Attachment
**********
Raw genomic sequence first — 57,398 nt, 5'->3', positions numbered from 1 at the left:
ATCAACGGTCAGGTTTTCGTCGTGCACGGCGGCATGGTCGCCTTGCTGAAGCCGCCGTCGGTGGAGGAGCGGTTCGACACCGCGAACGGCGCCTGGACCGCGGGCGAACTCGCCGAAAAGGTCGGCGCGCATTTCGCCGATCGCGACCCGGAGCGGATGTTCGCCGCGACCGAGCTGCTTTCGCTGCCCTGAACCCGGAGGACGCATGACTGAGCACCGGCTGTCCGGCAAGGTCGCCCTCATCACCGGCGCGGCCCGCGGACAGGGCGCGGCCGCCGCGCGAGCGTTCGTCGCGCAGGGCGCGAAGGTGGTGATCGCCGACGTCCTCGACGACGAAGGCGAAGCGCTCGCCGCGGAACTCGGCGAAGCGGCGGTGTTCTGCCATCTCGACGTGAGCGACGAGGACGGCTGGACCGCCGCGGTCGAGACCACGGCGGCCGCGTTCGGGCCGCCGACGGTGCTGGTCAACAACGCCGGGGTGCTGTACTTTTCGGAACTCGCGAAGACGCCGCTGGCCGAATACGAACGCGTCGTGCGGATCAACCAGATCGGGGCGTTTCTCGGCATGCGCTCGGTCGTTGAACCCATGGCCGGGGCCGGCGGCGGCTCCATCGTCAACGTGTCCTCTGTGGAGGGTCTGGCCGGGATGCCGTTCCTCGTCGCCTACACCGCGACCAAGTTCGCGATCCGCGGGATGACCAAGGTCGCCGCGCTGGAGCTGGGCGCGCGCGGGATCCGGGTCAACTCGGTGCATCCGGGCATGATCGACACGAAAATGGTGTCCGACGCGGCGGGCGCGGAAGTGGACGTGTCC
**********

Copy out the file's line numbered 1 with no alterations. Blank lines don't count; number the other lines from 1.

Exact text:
Raw genomic sequence first — 57,398 nt, 5'->3', positions numbered from 1 at the left: